Set 3 - The agility paddles are the only paddles I have ever been use to swim butterfly. These paddles, with careful focus, can really help set up the EVF catch with elbows near the surface without excessive undulation. They slow down my tempo a bit for now, but over time I expect to come closer to the tempo without them. Today the 25 times were the same with/without because without the paddles the tempo more fluid and faster. But the paddles really facilitate the hand feel for a fast quick high elbow catch. Have said all that, today was also the first fly speedwork (other than 12.5 bursts on the weekends) in a long time, so while the 14s were good, the 13s made me smile.

Set 5 - On the days with more speedwork, doing lots of carefully managed warm down between sets prevents the quality of the next set from being diluted with too much residual fatigue. A good warm down really does clear the body more than hanging on the wall. The little freestyle set of 8x25 on :20 followed by 3x50 on 1:30 is designed to do FAST swimming for speed with quality form when tired and weary accumulated over the workout. The warm down after that is very important to leave the pool only when the stroke feels good at the ABPT level.

Submit "Tuesday, January 29, 2013" to Digg Submit "Tuesday, January 29, 2013" to Submit "Tuesday, January 29, 2013" to StumbleUpon Submit "Tuesday, January 29, 2013" to Google

Updated January 29th, 2013 at 09:26 PM by fdtotten

Swim Workouts


  1. jaadams1's Avatar
    Disclosure - below are rambling long comments, so feel free to skip if found to be tedious, boring, nerdy and self centered.
    I read them to find out how I can be better at this.
  2. The Fortress's Avatar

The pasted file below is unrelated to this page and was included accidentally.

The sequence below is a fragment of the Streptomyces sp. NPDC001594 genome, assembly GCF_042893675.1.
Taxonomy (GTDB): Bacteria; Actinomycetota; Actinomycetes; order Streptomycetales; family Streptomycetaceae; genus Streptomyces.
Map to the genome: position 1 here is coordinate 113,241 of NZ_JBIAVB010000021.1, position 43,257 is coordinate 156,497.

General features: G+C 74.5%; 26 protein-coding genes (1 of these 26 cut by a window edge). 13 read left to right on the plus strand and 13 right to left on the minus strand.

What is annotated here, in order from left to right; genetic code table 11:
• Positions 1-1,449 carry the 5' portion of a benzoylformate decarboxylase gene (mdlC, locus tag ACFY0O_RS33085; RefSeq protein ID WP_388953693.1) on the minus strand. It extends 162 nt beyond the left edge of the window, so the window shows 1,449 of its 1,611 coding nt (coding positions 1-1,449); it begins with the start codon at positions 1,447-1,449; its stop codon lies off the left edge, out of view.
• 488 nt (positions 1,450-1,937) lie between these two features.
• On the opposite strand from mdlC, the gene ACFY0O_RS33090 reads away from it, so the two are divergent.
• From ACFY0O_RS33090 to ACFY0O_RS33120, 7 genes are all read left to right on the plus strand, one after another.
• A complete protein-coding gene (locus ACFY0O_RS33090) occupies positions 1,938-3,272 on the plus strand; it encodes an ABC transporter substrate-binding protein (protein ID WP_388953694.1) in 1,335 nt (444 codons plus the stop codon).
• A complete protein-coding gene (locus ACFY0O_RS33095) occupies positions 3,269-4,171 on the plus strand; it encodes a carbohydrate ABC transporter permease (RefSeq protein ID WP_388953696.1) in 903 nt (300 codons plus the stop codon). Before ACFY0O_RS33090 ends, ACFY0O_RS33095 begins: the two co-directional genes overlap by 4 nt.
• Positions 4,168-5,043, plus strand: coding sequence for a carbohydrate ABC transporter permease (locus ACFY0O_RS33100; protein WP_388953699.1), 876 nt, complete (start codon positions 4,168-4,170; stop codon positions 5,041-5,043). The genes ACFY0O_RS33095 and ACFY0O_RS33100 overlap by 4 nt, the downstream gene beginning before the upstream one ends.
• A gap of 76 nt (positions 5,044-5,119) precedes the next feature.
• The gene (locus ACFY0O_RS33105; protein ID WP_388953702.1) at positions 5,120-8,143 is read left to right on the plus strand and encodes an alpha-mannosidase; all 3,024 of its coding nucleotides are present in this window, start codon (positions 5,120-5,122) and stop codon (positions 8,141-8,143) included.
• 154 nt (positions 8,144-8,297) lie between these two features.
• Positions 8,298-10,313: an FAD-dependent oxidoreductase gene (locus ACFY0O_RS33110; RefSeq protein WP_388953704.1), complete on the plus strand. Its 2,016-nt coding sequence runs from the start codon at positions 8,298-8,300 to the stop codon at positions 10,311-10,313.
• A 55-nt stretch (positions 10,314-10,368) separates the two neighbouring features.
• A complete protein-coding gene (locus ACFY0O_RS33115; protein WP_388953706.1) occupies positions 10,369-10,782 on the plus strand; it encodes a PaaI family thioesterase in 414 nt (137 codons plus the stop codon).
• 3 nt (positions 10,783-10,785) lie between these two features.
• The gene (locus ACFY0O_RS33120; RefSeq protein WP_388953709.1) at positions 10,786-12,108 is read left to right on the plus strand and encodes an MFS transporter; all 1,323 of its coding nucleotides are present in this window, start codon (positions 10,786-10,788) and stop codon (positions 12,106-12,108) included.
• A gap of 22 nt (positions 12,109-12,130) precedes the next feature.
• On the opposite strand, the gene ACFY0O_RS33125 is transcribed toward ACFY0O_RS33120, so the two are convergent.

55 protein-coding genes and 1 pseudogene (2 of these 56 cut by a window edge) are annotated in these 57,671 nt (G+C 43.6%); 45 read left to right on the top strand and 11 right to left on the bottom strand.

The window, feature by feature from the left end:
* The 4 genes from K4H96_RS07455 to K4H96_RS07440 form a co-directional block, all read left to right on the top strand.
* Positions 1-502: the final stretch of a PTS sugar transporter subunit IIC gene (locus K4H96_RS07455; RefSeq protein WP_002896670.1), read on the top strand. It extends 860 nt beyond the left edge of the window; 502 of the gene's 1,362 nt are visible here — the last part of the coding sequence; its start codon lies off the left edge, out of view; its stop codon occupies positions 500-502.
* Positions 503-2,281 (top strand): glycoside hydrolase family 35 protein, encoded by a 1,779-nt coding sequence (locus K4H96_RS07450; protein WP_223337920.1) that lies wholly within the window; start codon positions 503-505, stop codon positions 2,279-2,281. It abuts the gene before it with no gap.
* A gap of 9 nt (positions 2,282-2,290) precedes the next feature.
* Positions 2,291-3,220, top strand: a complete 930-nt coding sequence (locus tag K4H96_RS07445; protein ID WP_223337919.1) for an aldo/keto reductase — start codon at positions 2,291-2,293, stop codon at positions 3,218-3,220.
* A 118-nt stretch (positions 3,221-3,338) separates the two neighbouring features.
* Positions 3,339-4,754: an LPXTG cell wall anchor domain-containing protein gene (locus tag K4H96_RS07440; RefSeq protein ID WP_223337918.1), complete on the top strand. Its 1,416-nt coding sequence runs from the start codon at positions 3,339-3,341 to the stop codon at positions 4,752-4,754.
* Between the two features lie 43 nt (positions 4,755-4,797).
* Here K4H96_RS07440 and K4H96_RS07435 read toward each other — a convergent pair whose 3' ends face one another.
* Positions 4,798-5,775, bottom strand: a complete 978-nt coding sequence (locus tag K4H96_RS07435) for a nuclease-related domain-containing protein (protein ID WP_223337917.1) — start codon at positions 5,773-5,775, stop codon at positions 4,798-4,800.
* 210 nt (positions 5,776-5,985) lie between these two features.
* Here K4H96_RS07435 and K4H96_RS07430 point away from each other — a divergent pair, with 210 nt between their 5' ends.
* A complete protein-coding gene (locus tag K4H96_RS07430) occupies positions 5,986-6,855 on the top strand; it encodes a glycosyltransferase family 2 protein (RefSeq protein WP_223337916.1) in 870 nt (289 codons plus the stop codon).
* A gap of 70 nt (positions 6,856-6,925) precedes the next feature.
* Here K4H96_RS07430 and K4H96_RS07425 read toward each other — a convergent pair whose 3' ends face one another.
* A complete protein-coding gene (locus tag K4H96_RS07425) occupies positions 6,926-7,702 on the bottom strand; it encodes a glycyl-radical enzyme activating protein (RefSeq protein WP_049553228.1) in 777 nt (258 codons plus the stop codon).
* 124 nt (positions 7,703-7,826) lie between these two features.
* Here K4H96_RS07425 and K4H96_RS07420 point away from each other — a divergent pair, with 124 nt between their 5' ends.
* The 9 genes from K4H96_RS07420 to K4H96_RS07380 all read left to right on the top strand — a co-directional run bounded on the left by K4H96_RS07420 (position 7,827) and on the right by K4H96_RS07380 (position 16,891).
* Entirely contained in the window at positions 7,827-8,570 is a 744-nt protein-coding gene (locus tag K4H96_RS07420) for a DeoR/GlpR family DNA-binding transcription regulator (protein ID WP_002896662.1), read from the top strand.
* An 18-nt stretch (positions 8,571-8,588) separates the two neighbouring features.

I enjoyed the nerdy ramblings!

    Fly with agility paddles sounds difficult to me.
    Updated January 29th, 2013 at 08:43 PM by The Fortress
  3. fdtotten's Avatar
    Quote Originally Posted by jaadams1
    I read them to find out how I can be better at this. :)
    I am sure that there other more superior examples out there for you to read too. :)
  4. fdtotten's Avatar
    Quote Originally Posted by The Fortress
    I enjoyed the nerdy rulings!

    Fly with agility paddles sounds difficult to me.
    Thanks for the affirmation of my nerdy-ness! Now here comes a long drawn out nerdy reply!

    I have read your workouts that include using agility paddles, it's clear you are very familiar with them. What I have found in doing butterfly with agility paddles is that it was more about hand positioning that occurs when doing the stroke, over power or strength.

    The agility medium size hand paddles are for hands measuring 7-8" circumference just above the thumb. My hands are exactly 8", so the medium paddles are just slightly larger. That is good in my case for doing Fly, Bk, Breast, as well as Free.

    I tried them first in my little 12.5 yard community pool, going slowly across, no breathing, more flat. Then experimented with RA/LA Drills leading to alternating drills and full stroke. It also helps to do sculling with the paddles getting the elbows high with fingers/forearm pointed downward in the double EVF position. Sculling is an essential skill development for all strokes in my opinion. Obviously the agility paddles will fall off or slide around if not being held against the hand by opposing water pressure.

    FYI - Recently I finally learned to swim fly with the snorkel, which for me was harder to do than swimming fly with agility paddles. To swim and undulate the fly without drowning in water from the snorkel took some practice.
  5. The Fortress's Avatar
    I like the agility fins for sculling as well, and agree that sculling is important. I've tried them for single arm fly drills, but didn't love them. I may re-try. I've also tried them for breast and that didn't work. I think the issue is that my hands are too small for them. (No measuring device on hand, but I'm guessing 6+ inches.). I had read that Finis was going to produce them in a smaller size, but haven't seen any to date. I use my 12 year olds's small paddles for evil occasionally.

    Fly with a snorkel sounds dreadful!
  6. fdtotten's Avatar